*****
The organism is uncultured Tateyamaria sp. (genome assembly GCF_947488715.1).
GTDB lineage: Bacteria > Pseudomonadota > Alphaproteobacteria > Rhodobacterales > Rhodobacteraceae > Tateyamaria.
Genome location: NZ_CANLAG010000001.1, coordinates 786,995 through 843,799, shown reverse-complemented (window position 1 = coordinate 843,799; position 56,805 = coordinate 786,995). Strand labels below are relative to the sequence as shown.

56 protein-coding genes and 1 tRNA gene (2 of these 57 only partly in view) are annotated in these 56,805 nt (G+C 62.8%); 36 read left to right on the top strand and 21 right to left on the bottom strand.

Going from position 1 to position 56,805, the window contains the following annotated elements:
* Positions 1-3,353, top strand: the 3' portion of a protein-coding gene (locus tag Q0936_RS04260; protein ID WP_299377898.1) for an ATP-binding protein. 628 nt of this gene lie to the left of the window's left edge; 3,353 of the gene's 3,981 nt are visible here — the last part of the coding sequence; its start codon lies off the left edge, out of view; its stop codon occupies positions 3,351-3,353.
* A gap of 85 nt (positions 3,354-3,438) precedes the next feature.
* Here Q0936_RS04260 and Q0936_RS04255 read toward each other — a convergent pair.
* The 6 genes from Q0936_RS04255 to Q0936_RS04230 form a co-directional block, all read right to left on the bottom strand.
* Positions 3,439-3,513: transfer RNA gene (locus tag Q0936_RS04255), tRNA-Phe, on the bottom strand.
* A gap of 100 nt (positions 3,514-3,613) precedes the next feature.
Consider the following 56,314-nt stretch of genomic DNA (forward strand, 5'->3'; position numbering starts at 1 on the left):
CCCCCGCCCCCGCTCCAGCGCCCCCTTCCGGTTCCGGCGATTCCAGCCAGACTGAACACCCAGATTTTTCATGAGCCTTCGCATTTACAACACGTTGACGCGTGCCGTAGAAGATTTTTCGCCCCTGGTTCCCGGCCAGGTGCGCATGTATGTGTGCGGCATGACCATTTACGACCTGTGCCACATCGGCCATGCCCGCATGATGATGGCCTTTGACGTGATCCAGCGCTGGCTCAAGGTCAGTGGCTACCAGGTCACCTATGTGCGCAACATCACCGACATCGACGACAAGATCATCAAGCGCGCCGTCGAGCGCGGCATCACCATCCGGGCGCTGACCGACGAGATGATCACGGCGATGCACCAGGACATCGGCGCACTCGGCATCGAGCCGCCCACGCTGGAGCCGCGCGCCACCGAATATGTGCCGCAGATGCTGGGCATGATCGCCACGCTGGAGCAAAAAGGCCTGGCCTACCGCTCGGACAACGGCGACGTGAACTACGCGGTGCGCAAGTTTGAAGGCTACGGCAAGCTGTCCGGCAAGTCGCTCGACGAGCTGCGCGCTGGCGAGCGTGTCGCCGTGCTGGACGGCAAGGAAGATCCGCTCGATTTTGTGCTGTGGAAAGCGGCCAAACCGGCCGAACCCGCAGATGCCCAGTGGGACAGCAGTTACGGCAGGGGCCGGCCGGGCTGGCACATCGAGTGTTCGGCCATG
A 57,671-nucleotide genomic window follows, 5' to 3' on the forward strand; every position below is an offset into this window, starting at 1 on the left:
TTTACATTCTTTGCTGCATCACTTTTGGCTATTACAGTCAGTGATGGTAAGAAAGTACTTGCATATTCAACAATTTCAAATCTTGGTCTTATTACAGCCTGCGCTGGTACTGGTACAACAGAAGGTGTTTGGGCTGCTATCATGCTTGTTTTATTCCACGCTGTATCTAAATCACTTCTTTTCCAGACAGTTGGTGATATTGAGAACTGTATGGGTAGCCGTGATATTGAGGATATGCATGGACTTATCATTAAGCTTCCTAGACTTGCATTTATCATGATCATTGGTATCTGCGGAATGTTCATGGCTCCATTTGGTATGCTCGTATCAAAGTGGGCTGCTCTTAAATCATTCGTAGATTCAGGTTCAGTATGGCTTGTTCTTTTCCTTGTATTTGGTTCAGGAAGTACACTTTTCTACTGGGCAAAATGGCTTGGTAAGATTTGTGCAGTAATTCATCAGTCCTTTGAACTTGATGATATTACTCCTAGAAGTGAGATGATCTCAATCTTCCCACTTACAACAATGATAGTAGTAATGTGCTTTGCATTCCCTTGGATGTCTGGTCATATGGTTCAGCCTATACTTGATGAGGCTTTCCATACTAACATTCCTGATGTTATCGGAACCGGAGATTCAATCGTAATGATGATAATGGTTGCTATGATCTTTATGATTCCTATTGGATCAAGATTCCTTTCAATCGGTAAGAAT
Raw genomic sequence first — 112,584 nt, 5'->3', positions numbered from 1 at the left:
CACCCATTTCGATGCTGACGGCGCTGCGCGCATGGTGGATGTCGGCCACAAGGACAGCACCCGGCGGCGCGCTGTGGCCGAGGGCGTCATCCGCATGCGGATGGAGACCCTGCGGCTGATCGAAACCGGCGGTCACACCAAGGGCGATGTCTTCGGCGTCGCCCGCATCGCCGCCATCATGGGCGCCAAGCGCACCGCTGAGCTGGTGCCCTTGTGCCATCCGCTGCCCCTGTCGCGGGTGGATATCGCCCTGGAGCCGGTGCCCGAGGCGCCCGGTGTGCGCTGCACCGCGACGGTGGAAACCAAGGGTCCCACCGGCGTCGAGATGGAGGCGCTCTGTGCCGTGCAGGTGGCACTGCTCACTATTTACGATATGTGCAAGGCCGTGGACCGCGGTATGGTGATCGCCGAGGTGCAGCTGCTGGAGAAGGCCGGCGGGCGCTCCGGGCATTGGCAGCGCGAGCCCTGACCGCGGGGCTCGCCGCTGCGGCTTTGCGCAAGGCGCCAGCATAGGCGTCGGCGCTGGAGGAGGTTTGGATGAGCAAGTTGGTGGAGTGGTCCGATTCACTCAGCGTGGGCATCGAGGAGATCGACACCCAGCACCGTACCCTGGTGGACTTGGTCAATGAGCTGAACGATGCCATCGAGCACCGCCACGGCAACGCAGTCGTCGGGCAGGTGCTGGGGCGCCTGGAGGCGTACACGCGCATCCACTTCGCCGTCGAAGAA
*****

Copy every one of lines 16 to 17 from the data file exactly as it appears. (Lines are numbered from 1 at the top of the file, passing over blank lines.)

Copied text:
Raw genomic sequence first — 112,584 nt, 5'->3', positions numbered from 1 at the left:
CACCCATTTCGATGCTGACGGCGCTGCGCGCATGGTGGATGTCGGCCACAAGGACAGCACCCGGCGGCGCGCTGTGGCCGAGGGCGTCATCCGCATGCGGATGGAGACCCTGCGGCTGATCGAAACCGGCGGTCACACCAAGGGCGATGTCTTCGGCGTCGCCCGCATCGCCGCCATCATGGGCGCCAAGCGCACCGCTGAGCTGGTGCCCTTGTGCCATCCGCTGCCCCTGTCGCGGGTGGATATCGCCCTGGAGCCGGTGCCCGAGGCGCCCGGTGTGCGCTGCACCGCGACGGTGGAAACCAAGGGTCCCACCGGCGTCGAGATGGAGGCGCTCTGTGCCGTGCAGGTGGCACTGCTCACTATTTACGATATGTGCAAGGCCGTGGACCGCGGTATGGTGATCGCCGAGGTGCAGCTGCTGGAGAAGGCCGGCGGGCGCTCCGGGCATTGGCAGCGCGAGCCCTGACCGCGGGGCTCGCCGCTGCGGCTTTGCGCAAGGCGCCAGCATAGGCGTCGGCGCTGGAGGAGGTTTGGATGAGCAAGTTGGTGGAGTGGTCCGATTCACTCAGCGTGGGCATCGAGGAGATCGACACCCAGCACCGTACCCTGGTGGACTTGGTCAATGAGCTGAACGATGCCATCGAGCACCGCCACGGCAACGCAGTCGTCGGGCAGGTGCTGGGGCGCCTGGAGGCGTACACGCGCATCCACTTCGCCGTCGAAGAA